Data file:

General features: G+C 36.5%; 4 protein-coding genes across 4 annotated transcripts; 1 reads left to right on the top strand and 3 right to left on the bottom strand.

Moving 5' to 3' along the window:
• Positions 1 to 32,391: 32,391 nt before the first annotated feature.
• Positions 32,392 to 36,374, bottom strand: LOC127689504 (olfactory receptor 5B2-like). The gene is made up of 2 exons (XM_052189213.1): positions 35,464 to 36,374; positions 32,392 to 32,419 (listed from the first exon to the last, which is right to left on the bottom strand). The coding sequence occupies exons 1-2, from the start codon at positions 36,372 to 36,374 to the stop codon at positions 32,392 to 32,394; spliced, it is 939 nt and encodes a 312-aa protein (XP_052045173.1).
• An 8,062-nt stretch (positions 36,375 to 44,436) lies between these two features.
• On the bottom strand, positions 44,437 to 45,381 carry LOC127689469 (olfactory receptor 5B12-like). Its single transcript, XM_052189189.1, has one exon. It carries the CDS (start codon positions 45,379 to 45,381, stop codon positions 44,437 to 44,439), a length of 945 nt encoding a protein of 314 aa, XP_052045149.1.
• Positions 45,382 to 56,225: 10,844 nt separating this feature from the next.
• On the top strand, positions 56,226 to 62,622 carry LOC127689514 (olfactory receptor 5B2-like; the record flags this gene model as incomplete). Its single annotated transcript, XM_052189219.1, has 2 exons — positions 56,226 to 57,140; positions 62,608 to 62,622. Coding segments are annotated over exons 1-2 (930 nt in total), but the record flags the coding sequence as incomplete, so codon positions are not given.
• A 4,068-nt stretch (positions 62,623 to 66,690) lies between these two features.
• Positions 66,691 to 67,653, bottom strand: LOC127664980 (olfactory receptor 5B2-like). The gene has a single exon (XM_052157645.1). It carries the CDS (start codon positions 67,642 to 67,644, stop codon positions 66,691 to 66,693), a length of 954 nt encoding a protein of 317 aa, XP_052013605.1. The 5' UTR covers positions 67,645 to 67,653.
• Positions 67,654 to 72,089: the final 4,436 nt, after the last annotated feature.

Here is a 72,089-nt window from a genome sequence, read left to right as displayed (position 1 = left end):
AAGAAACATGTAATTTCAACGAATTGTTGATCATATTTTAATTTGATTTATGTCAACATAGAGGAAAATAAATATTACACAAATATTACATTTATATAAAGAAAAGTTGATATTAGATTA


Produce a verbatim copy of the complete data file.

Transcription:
General features: G+C 36.5%; 4 protein-coding genes across 4 annotated transcripts; 1 reads left to right on the top strand and 3 right to left on the bottom strand.

Moving 5' to 3' along the window:
• Positions 1 to 32,391: 32,391 nt before the first annotated feature.
• Positions 32,392 to 36,374, bottom strand: LOC127689504 (olfactory receptor 5B2-like). The gene is made up of 2 exons (XM_052189213.1): positions 35,464 to 36,374; positions 32,392 to 32,419 (listed from the first exon to the last, which is right to left on the bottom strand). The coding sequence occupies exons 1-2, from the start codon at positions 36,372 to 36,374 to the stop codon at positions 32,392 to 32,394; spliced, it is 939 nt and encodes a 312-aa protein (XP_052045173.1).
• An 8,062-nt stretch (positions 36,375 to 44,436) lies between these two features.
• On the bottom strand, positions 44,437 to 45,381 carry LOC127689469 (olfactory receptor 5B12-like). Its single transcript, XM_052189189.1, has one exon. It carries the CDS (start codon positions 45,379 to 45,381, stop codon positions 44,437 to 44,439), a length of 945 nt encoding a protein of 314 aa, XP_052045149.1.
• Positions 45,382 to 56,225: 10,844 nt separating this feature from the next.
• On the top strand, positions 56,226 to 62,622 carry LOC127689514 (olfactory receptor 5B2-like; the record flags this gene model as incomplete). Its single annotated transcript, XM_052189219.1, has 2 exons — positions 56,226 to 57,140; positions 62,608 to 62,622. Coding segments are annotated over exons 1-2 (930 nt in total), but the record flags the coding sequence as incomplete, so codon positions are not given.
• A 4,068-nt stretch (positions 62,623 to 66,690) lies between these two features.
• Positions 66,691 to 67,653, bottom strand: LOC127664980 (olfactory receptor 5B2-like). The gene has a single exon (XM_052157645.1). It carries the CDS (start codon positions 67,642 to 67,644, stop codon positions 66,691 to 66,693), a length of 954 nt encoding a protein of 317 aa, XP_052013605.1. The 5' UTR covers positions 67,645 to 67,653.
• Positions 67,654 to 72,089: the final 4,436 nt, after the last annotated feature.

Here is a 72,089-nt window from a genome sequence, read left to right as displayed (position 1 = left end):
AAGAAACATGTAATTTCAACGAATTGTTGATCATATTTTAATTTGATTTATGTCAACATAGAGGAAAATAAATATTACACAAATATTACATTTATATAAAGAAAAGTTGATATTAGATTA